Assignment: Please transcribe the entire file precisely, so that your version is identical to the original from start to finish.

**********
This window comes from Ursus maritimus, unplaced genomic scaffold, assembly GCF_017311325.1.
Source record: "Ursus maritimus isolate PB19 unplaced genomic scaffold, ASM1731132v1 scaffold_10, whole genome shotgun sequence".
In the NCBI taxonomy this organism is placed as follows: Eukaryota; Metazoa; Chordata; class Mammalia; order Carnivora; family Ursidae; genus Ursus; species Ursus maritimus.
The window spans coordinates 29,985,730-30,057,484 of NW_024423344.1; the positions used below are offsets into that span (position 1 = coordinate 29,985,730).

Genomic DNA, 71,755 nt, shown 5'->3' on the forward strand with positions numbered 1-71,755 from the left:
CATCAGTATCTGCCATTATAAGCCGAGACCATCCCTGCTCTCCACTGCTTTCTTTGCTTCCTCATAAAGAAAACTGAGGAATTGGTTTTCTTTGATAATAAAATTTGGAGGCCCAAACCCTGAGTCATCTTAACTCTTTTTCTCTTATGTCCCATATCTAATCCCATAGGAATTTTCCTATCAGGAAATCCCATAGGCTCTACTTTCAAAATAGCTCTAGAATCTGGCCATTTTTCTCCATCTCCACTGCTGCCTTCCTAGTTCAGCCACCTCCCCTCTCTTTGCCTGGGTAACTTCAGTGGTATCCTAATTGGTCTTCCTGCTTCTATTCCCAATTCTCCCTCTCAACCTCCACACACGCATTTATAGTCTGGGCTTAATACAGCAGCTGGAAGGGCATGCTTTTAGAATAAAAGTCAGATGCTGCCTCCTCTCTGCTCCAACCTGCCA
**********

This window comes from Ursus maritimus, unplaced genomic scaffold, assembly GCF_017311325.1.
Source record: "Ursus maritimus isolate PB19 unplaced genomic scaffold, ASM1731132v1 scaffold_10, whole genome shotgun sequence".
In the NCBI taxonomy this organism is placed as follows: Eukaryota; Metazoa; Chordata; class Mammalia; order Carnivora; family Ursidae; genus Ursus; species Ursus maritimus.
The window spans coordinates 29,985,730-30,057,484 of NW_024423344.1; the positions used below are offsets into that span (position 1 = coordinate 29,985,730).

Genomic DNA, 71,755 nt, shown 5'->3' on the forward strand with positions numbered 1-71,755 from the left:
CATCAGTATCTGCCATTATAAGCCGAGACCATCCCTGCTCTCCACTGCTTTCTTTGCTTCCTCATAAAGAAAACTGAGGAATTGGTTTTCTTTGATAATAAAATTTGGAGGCCCAAACCCTGAGTCATCTTAACTCTTTTTCTCTTATGTCCCATATCTAATCCCATAGGAATTTTCCTATCAGGAAATCCCATAGGCTCTACTTTCAAAATAGCTCTAGAATCTGGCCATTTTTCTCCATCTCCACTGCTGCCTTCCTAGTTCAGCCACCTCCCCTCTCTTTGCCTGGGTAACTTCAGTGGTATCCTAATTGGTCTTCCTGCTTCTATTCCCAATTCTCCCTCTCAACCTCCACACACGCATTTATAGTCTGGGCTTAATACAGCAGCTGGAAGGGCATGCTTTTAGAATAAAAGTCAGATGCTGCCTCCTCTCTGCTCCAACCTGCCA